Timeline of the current episode: the entire timeline of events is illustrated in (Figure 1).

Diagnostic assessment: X-ray chest showed elevation of the left dome of the diaphragm with a mediastinum shift towards the right side, with collapse of the left basal lung (Figure 2). CT Impression of Abdomen and Pelvis showed large defect in left crus of the diaphragm with herniation of stomach to the left thoracic cavity, along-with shift of mediastinum towards the right side (Figure 3). USG impression of Abdomen Pelvis: Liver, Gall bladder, Pancreas, Kidney, Spleen, and bladder appeared normal in morphology and echo-texture. Prostate: Size 4.8×4.3×3.9 cms, weight 46gms, volume 44.1 ml. The enlarged, median lobe of the prostate is protruding into the lumen of the urinary bladder. Laboratory Investigations revealed some derangements (Table 1). Due to financial issues, other investigations couldn't be performed.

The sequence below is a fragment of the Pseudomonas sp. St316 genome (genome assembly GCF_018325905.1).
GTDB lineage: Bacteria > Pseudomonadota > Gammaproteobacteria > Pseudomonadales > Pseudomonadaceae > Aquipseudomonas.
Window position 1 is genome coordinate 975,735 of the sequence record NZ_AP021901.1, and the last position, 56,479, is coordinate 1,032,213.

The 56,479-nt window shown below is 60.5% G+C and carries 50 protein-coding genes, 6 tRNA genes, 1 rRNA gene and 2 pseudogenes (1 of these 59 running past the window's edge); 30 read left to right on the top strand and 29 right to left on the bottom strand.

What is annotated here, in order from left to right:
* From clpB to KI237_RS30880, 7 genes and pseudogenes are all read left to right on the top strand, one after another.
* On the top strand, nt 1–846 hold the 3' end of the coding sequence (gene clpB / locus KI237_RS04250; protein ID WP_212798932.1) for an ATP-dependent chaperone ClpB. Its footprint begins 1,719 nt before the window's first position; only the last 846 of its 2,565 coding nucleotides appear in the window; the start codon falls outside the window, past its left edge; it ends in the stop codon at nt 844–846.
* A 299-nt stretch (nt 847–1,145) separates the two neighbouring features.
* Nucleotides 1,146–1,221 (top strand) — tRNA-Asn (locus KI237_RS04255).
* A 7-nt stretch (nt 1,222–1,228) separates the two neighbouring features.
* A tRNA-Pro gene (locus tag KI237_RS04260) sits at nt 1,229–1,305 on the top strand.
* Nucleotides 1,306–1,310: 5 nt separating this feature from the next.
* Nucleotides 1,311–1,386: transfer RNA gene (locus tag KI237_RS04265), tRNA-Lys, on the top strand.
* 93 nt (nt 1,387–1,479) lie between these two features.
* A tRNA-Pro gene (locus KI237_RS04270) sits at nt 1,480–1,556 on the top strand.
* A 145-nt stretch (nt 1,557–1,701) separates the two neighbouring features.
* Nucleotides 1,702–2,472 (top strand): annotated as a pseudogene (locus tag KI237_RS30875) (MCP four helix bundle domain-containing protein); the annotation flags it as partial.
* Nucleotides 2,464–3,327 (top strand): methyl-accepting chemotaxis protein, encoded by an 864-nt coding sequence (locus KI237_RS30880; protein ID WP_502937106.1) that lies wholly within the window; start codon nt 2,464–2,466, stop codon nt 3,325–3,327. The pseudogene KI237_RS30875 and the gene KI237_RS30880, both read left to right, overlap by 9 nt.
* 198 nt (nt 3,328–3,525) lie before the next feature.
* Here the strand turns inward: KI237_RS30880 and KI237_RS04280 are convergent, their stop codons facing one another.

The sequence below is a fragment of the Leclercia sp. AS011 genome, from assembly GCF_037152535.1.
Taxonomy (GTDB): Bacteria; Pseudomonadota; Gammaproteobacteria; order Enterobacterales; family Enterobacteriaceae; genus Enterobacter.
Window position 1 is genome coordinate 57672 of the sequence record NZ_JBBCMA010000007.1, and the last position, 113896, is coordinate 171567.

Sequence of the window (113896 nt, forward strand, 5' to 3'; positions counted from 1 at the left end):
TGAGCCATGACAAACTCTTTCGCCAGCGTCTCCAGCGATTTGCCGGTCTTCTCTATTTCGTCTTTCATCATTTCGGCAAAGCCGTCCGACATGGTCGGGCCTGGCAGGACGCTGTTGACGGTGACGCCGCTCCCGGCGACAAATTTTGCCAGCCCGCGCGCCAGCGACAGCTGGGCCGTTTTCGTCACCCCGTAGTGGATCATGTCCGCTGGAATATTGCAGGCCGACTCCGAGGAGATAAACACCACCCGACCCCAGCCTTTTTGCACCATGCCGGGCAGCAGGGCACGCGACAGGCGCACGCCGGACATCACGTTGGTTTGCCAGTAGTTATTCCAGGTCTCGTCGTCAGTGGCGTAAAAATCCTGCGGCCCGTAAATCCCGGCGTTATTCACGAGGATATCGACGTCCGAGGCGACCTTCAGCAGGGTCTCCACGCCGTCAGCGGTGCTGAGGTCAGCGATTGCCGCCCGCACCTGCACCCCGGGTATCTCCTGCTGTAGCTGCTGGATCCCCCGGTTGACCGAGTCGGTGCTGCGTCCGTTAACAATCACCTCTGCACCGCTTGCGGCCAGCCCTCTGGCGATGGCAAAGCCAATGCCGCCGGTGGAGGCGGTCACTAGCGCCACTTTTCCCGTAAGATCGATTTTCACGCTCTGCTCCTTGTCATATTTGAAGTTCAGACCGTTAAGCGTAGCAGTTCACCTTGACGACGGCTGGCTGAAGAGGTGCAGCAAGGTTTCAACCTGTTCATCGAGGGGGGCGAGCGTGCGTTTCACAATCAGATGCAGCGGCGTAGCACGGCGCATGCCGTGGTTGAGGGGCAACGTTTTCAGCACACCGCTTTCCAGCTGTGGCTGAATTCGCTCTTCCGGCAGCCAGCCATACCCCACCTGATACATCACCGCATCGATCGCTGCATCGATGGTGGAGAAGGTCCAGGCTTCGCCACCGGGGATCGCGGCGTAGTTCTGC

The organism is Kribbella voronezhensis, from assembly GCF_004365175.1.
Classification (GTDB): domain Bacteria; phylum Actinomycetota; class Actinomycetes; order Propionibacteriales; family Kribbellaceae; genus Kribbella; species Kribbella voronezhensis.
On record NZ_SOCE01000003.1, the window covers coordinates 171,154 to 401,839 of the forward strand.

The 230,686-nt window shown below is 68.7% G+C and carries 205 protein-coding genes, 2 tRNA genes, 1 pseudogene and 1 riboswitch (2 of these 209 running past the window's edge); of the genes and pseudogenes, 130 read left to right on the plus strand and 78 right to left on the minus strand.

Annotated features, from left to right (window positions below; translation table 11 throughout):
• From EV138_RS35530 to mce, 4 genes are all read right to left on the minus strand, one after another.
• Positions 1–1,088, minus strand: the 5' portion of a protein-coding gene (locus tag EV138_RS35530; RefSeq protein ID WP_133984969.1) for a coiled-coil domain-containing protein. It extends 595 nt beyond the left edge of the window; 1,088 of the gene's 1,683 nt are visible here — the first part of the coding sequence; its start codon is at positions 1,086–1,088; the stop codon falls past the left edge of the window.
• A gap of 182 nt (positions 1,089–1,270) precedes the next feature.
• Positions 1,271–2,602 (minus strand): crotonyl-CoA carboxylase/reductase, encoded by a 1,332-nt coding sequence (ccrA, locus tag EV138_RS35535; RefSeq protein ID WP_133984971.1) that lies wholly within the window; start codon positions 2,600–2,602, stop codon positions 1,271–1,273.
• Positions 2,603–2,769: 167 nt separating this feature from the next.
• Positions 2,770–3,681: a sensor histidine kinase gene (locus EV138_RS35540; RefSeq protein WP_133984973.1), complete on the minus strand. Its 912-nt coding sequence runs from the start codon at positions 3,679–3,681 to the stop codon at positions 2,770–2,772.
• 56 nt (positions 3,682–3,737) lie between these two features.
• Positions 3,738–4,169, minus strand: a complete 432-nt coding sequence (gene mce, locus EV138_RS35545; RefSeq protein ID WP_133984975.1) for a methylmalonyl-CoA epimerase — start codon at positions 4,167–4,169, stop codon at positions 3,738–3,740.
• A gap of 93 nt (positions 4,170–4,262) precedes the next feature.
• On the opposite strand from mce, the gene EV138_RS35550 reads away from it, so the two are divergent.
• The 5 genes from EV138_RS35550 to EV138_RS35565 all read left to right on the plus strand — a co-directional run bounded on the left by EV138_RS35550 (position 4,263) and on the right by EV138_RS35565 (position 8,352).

Diagnosis: the diagnosis "idiopathic diaphragmatic hernia" of left side was confirmed on the basis of various diagnostic assessments and investigations.

Therapeutic interventions: patient is managed medically with antibiotics, antacids, and multivitamins. The major intent of our designed physiotherapeutic rehabilitation was to improve his quality of life and allow him to return to his daily activities with as little fatigue and shortness of breath as possible. (Figure 4). Physiotherapy rehabilitation was given for 2 weeks followed by a regular follow-up (Table 2). The whole of the Week 1 protocol was followed along with some additional interventions for Week 2 described in (Table 3).

Follow-up and outcome of interventions: the patient showed outstanding response our rehabilitation when compared with Day 1, Week 1, and Day of Discharge status. Follow-up was done every 15 days (Figure 5) (Table 4).

Patient perspective: "I feel blessed to have undergone physiotherapy rehabilitation after my surgery, I would like to thank my therapist with helping me to return back to my daily living. I assure you to continue with the treatment and regular follow-ups".